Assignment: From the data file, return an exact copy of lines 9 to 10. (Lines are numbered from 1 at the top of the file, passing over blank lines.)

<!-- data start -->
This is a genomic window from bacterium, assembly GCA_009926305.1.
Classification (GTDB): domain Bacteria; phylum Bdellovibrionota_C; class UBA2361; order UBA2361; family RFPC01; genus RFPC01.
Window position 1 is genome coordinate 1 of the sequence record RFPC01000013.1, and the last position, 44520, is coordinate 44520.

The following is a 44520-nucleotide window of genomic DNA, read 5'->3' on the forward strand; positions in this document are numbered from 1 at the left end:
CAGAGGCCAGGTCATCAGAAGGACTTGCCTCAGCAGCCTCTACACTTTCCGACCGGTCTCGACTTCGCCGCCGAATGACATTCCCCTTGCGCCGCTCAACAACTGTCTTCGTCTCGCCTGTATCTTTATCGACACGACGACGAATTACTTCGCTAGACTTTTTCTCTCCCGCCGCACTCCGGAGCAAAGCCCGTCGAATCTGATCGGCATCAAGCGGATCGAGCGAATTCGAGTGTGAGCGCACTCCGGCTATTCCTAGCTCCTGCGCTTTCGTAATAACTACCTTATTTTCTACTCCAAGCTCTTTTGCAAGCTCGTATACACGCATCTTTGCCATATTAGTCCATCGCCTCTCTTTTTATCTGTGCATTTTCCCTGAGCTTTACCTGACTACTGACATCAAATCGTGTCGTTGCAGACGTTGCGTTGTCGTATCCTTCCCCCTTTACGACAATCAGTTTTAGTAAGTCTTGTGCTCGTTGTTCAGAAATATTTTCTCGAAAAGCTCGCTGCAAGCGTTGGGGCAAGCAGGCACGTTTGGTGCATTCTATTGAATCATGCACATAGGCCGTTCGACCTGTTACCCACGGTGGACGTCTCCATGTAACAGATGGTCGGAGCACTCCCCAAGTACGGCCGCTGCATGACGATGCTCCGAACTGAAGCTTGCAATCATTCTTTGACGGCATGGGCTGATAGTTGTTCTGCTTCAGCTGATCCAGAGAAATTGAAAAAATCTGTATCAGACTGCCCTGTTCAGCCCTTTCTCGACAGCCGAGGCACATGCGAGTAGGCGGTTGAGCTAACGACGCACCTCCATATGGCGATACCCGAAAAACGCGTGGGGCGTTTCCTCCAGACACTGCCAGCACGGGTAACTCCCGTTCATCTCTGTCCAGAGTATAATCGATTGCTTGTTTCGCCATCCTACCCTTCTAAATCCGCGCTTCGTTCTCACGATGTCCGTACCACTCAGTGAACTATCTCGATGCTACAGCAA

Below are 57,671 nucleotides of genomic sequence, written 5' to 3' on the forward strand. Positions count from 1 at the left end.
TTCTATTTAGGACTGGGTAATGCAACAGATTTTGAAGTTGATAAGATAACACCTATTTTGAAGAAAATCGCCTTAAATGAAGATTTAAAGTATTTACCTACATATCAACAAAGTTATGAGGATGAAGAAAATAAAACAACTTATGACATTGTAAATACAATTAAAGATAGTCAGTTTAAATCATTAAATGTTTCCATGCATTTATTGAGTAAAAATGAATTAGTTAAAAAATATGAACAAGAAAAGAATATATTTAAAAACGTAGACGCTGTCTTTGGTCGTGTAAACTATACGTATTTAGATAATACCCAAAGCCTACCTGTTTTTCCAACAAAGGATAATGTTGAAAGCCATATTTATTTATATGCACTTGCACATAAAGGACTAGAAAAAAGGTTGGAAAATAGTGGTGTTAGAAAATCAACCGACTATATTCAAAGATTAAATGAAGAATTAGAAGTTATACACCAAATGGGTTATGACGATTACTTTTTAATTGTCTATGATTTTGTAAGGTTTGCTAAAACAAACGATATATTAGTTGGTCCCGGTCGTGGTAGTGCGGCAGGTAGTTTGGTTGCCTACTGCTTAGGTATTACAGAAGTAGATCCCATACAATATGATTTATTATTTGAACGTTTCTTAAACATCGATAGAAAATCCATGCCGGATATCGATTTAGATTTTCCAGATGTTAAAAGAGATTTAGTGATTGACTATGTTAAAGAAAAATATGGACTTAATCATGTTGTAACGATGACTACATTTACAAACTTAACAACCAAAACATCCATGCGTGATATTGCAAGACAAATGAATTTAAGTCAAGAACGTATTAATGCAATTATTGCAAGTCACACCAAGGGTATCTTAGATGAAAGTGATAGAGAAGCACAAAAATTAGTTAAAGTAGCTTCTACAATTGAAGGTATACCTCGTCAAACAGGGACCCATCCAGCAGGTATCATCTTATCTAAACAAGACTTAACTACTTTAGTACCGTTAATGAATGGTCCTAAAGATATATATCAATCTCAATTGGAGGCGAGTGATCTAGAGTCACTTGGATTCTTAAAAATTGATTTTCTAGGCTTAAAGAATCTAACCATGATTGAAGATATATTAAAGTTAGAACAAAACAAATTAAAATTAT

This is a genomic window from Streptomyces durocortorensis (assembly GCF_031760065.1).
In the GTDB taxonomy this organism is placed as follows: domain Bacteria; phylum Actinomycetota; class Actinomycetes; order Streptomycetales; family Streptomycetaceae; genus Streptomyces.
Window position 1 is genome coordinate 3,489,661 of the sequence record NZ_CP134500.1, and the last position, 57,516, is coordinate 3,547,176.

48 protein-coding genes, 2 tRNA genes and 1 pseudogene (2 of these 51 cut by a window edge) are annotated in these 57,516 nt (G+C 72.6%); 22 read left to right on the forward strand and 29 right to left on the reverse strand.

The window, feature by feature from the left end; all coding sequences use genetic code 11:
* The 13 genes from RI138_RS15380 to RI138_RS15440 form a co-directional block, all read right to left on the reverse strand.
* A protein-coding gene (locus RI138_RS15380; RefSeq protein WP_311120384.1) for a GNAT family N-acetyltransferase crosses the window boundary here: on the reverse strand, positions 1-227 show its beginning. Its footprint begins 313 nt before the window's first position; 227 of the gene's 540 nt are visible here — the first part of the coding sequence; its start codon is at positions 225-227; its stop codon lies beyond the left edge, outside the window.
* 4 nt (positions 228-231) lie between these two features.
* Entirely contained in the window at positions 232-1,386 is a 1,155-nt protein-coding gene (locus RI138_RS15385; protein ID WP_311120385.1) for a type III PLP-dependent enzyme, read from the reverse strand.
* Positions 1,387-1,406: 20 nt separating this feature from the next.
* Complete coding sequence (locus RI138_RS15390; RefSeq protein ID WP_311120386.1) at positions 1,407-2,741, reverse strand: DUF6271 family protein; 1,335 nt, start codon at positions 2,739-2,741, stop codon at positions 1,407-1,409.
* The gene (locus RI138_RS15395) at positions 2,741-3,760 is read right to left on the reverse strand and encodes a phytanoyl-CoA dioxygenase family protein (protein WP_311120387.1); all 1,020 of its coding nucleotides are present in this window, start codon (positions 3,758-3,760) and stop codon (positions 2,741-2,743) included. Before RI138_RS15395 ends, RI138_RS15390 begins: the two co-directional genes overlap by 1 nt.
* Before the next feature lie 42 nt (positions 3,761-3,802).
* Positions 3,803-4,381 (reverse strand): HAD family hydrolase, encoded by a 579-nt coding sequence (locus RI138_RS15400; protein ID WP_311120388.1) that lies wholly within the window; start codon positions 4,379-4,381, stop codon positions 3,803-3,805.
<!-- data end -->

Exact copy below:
In the GTDB taxonomy this organism is placed as follows: domain Bacteria; phylum Actinomycetota; class Actinomycetes; order Streptomycetales; family Streptomycetaceae; genus Streptomyces.
Window position 1 is genome coordinate 3,489,661 of the sequence record NZ_CP134500.1, and the last position, 57,516, is coordinate 3,547,176.